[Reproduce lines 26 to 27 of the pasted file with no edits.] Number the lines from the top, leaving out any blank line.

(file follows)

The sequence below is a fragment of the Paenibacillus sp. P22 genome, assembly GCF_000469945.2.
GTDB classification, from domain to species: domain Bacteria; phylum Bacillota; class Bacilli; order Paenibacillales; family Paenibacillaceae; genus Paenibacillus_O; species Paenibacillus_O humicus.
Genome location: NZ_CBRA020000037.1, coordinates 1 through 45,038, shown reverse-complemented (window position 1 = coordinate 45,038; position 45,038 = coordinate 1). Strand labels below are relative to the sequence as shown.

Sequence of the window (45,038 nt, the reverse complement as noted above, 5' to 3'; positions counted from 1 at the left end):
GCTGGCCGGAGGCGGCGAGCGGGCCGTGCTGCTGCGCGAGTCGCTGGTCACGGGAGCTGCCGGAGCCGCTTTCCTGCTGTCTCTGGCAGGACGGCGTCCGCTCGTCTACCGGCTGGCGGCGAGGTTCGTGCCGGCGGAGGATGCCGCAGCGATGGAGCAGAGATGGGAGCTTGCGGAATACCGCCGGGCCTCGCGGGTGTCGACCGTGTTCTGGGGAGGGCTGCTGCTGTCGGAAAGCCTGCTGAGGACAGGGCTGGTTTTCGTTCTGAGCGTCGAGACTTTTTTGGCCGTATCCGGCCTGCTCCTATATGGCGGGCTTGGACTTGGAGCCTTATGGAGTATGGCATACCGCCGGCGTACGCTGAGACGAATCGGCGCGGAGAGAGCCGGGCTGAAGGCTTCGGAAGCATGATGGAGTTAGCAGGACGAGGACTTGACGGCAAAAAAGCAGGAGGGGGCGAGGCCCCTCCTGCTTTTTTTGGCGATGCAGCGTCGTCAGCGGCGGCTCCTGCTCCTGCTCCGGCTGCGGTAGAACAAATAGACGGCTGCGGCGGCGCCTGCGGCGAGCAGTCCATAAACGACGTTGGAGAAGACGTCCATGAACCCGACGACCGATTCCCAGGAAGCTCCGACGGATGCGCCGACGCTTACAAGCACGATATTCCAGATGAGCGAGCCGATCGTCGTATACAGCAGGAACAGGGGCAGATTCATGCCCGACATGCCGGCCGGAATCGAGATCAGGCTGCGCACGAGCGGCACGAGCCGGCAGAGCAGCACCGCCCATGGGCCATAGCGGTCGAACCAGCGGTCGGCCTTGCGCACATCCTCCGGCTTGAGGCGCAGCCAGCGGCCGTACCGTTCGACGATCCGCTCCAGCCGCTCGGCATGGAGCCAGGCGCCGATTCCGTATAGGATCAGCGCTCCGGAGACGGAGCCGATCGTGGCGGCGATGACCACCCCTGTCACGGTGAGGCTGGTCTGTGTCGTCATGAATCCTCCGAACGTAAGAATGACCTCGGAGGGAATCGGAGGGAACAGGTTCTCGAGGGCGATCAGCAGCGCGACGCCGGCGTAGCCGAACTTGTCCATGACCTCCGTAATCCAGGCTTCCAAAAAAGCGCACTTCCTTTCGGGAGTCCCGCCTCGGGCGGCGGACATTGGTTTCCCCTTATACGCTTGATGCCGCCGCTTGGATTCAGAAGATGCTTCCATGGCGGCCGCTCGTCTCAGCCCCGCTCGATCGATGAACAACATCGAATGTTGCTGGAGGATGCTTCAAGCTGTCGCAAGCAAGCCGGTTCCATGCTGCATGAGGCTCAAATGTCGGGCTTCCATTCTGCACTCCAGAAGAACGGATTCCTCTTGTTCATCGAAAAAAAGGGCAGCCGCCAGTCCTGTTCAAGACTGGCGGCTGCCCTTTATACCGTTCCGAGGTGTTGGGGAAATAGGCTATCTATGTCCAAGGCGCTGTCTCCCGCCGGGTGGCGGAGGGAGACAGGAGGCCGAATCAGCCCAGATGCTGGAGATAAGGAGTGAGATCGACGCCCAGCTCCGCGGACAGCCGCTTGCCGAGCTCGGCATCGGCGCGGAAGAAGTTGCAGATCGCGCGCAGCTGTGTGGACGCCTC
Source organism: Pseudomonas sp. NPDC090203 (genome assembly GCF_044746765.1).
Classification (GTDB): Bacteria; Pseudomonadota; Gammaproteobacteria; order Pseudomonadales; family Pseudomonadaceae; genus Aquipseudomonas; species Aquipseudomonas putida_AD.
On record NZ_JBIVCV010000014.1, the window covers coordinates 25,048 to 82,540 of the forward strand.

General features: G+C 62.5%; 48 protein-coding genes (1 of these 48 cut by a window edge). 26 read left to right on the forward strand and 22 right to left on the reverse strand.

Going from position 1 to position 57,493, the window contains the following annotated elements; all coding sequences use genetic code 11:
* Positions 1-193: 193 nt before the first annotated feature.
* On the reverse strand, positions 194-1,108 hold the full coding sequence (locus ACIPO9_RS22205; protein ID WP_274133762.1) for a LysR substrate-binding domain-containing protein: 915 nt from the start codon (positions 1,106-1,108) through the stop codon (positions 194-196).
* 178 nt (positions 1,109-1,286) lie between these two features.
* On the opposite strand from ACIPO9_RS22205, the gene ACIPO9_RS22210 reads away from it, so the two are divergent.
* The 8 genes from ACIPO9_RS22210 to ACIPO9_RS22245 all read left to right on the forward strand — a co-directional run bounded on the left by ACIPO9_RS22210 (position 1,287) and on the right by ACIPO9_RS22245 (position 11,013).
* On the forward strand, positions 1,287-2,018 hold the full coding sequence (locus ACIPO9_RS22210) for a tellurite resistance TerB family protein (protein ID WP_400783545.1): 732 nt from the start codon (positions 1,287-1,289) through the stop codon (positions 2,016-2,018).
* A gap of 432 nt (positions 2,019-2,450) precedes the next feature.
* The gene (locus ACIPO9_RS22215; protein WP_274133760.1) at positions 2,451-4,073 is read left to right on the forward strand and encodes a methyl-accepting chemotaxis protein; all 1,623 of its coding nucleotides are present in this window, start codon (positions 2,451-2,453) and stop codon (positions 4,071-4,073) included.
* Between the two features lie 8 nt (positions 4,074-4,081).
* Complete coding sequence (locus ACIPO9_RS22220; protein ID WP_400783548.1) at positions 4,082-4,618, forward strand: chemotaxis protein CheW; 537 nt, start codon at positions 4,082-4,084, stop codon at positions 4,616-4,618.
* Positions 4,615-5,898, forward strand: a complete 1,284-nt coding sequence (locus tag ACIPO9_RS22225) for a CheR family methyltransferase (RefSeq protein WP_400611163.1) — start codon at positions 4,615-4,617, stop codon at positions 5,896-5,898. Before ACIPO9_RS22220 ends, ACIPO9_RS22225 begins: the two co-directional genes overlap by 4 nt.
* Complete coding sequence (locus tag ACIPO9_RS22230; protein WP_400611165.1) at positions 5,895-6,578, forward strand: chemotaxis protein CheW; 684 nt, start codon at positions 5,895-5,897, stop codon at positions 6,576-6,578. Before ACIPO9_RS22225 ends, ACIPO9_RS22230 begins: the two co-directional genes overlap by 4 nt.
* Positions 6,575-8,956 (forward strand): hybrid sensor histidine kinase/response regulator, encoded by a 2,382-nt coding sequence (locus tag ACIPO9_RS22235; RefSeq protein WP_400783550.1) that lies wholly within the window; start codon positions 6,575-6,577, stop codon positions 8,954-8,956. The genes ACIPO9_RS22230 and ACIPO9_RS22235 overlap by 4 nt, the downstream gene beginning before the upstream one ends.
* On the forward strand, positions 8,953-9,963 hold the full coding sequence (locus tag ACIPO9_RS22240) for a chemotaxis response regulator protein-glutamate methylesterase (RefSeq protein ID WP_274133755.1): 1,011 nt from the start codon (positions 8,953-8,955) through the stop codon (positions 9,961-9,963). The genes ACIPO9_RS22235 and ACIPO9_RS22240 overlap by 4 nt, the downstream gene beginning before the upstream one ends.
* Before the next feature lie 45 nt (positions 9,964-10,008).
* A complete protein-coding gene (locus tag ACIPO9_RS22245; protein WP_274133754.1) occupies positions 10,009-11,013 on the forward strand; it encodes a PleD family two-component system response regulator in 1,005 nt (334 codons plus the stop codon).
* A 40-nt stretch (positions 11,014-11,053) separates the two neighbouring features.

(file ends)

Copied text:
* A complete protein-coding gene (locus tag ACIPO9_RS22245; protein WP_274133754.1) occupies positions 10,009-11,013 on the forward strand; it encodes a PleD family two-component system response regulator in 1,005 nt (334 codons plus the stop codon).
* A 40-nt stretch (positions 11,014-11,053) separates the two neighbouring features.